I ran across an excellent article by employment law litigator Jason Storipan of Stark & Stark on issues involving electronic discovery and employment law. Storipan cautions that employers must be aware and plan for the new electronic discovery rules:
". . . [e]mployment law is an area of the law that the increases in the use of technology in the business world increases the risk of a lawsuit. As any employer is aware, technology has changed the workplace, and its use can create a host of problems in the workplace that can lead to litigation. The new Rules on electronic discovery potentially can lead to even more problems for the unprepared employer. In this instance, the best way for the employer to prepare is to plan as if it is involved in litigation and meet with its counsel."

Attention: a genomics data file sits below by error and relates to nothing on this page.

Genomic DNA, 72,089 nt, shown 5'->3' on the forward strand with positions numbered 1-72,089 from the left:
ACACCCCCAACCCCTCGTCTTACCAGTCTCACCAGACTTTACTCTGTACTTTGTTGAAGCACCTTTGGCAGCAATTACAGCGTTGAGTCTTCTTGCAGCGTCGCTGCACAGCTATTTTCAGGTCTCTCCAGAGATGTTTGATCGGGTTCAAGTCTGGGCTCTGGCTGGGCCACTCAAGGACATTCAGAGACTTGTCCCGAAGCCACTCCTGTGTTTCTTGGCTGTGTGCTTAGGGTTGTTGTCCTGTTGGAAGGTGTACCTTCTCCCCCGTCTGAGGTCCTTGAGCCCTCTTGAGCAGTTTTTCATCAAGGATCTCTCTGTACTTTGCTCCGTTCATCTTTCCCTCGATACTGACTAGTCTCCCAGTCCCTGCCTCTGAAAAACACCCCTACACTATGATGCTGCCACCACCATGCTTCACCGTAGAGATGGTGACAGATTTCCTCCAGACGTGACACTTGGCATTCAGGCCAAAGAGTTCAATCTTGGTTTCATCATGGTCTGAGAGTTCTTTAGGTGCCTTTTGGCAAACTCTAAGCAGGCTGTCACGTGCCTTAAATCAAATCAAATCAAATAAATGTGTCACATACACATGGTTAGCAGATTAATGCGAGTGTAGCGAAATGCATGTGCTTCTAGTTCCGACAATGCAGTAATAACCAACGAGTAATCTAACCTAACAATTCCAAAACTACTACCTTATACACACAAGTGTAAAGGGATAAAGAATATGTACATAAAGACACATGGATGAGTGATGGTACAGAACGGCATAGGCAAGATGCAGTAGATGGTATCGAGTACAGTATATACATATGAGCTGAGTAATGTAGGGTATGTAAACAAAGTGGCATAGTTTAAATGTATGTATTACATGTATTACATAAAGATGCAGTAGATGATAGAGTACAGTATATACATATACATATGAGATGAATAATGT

I agree with Storipan. Early preparation for electronic discovery by companies is crucial. The duty to preserve electronic materials begins when a company reasonably anticipates litigation, not once litigation begins. Spoilation is the destruction of of evidence. There are significant consequences for destroying evidence. Employers must be aware of how to preserve this evidence and comply with the new electronic discovery rules. Waiting until you get into litigation is not the answer.
FYI: Patent and information technology lawyer Brett Trout of Des Moines is also planning a series of posts on electronic discovery issues. Be sure to check those out.